Thursday 26 June 2014

The Next Steps for Combination Therapy and Cystic Fibrosis

Ed Owen, Chief Executive of the Cystic Fibrosis Trust, discuss how this week's announcement on the ivacaftor and lumacaftor combination therapy affects the wider landscape of beating cystic fibrosis for good.

Over the last five decades, we have made great progress from the time when cystic fibrosis was a condition that killed most people living with it before they reached the age of 10.

Yet it is only now that therapies targeting the basic genetic defect – the holy grail of so much work since the discovery of the cystic fibrosis gene in 1989 - are becoming a distinct reality. Indeed, Kalydeco (Ivacaftor) is doing just that for those with the G551D mutation already!

Of course, it is important to sound an important note of caution here, not just because the results of the combination therapy for those with two copies of the F508Del gene are not as dramatic as that seen with Kalydeco – and neither is a cure.

There is also still some way to go before this treatment can be available to people with cystic fibrosis, Vertex need to receive a license to market it from the relevant regulatory authorities.  Here in Europe that’s the European Medicines Agency (EMA) which can take many months to assess the evidence that is presented to it.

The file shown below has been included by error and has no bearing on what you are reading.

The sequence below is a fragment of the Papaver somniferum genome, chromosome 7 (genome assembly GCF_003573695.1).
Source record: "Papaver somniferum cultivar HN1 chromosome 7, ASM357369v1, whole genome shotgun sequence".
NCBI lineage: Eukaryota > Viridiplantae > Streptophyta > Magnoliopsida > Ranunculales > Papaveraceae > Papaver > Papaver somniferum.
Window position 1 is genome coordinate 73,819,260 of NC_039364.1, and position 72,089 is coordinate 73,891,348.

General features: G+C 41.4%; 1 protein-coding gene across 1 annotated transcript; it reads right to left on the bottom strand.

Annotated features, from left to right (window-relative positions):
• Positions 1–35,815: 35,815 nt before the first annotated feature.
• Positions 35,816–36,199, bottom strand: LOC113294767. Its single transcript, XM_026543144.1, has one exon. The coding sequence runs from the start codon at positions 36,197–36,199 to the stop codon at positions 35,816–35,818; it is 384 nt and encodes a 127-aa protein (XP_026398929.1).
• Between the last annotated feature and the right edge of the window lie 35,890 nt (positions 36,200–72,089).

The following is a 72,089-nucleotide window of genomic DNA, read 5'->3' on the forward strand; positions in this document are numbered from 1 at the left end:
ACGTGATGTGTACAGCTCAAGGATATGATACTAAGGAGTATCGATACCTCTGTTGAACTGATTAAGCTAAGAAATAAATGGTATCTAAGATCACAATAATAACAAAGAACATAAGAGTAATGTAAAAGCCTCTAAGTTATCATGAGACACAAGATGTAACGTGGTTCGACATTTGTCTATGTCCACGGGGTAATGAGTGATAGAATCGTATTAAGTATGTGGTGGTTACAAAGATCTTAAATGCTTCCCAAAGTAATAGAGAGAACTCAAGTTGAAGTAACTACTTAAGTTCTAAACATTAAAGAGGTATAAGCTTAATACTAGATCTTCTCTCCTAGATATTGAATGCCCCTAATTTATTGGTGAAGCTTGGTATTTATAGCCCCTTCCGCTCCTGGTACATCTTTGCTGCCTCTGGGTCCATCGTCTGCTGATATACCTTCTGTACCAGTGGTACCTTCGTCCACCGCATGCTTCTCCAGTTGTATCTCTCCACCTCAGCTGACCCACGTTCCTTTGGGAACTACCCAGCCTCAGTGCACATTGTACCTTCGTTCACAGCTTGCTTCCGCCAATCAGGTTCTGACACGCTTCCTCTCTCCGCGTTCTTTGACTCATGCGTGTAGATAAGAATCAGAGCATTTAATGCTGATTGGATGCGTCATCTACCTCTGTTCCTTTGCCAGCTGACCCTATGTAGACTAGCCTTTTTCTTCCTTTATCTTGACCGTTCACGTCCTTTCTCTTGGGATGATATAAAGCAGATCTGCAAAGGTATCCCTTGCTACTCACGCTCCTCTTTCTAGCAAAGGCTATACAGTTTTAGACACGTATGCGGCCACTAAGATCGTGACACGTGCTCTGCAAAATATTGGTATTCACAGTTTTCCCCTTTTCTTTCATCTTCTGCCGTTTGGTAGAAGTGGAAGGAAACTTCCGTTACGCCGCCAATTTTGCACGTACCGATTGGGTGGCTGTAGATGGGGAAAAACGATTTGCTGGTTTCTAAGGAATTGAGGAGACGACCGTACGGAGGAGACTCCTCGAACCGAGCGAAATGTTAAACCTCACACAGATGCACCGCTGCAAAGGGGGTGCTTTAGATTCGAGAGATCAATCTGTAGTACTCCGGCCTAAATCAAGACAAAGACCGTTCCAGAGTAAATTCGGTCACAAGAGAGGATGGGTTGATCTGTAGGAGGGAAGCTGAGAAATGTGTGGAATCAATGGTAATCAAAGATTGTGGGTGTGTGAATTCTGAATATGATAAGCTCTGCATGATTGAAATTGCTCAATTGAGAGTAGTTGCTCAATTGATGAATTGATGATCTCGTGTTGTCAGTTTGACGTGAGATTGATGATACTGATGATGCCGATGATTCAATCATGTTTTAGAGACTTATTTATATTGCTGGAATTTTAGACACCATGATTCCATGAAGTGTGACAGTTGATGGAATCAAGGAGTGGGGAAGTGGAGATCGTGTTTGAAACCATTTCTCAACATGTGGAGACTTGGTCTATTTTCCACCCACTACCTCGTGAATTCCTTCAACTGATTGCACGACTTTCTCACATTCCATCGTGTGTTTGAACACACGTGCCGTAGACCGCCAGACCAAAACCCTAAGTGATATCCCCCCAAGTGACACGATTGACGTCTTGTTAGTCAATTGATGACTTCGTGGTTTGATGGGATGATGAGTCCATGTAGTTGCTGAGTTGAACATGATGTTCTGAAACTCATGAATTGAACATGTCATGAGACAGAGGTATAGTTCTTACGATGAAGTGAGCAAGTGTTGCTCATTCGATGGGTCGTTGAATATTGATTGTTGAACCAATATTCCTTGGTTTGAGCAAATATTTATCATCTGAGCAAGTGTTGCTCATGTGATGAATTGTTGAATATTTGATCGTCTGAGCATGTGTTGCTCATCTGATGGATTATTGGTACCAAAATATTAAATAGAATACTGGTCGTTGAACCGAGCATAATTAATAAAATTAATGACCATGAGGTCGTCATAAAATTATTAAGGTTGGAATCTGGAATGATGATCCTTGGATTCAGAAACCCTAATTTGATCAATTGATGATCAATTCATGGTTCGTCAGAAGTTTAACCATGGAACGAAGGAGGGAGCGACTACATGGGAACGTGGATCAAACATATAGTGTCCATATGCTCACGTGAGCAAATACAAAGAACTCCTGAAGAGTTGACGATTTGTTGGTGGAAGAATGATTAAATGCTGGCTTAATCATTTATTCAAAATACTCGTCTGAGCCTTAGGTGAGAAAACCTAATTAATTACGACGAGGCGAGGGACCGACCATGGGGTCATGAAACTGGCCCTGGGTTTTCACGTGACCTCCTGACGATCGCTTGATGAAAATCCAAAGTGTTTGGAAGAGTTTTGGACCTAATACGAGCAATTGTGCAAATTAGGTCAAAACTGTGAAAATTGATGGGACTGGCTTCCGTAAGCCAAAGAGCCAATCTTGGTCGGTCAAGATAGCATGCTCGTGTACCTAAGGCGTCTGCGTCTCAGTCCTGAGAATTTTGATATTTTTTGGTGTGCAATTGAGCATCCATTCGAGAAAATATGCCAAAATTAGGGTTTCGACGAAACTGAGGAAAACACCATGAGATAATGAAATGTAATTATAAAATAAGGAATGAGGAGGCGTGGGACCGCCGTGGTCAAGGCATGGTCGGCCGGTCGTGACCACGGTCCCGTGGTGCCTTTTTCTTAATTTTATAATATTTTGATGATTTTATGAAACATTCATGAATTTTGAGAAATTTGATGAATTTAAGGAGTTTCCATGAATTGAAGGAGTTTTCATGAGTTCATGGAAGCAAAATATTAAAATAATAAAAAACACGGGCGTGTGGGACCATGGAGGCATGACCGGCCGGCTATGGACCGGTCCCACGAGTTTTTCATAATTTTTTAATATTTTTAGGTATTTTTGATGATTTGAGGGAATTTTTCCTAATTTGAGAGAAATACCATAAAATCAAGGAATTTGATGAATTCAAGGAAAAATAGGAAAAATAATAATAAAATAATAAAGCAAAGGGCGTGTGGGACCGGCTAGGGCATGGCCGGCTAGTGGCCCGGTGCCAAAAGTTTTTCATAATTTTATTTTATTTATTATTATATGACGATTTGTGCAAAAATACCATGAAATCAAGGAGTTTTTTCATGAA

And even if regulatory approval is granted, there will then be the often protracted process by which each of the four NHS systems across the UK decide whether to fund this therapy or not.

In all, whatever the final decisions of the NHS, this whole process will probably take at least another year, and probably more – and that’s a desperately long time for many.

Those with other mutations will have to wait longer still before transformational therapies come along.  But there is hope in these areas too.
We can afford to be very positive – and our voice as a cystic fibrosis community will play a vital part in persuading decision-makers and manufacturers to enable new treatments of this sort to be funded in the UK.
This week is a further step forward on the road to beating cystic fibrosis for good - but there is still a long way to travel.  In the words of the late Casey Kasem we need to “keep our feet on the ground and keep reaching for the stars”.


  1. All very true indeed especially about how it could be too late for many but, and a very big one at that, even this somewhat small breakthrough is a breakthrough, one that so many have worked towards and patients like me have dreamt of that I can't help but be delighted.

    I don't even have this mutation but know that thousands of people will be able to benefit for this, leading to new treatments for the rest of us is huge. Between the two treatments people may live a hell of a lot longer than anticipated jsut 5 years ago.

    Being realistic is great, and a necessary part of life but let's enjoy this for a little while first.

  2. I wrote a similar piece yesterday regarding my own feelings concerning the news. Have a look: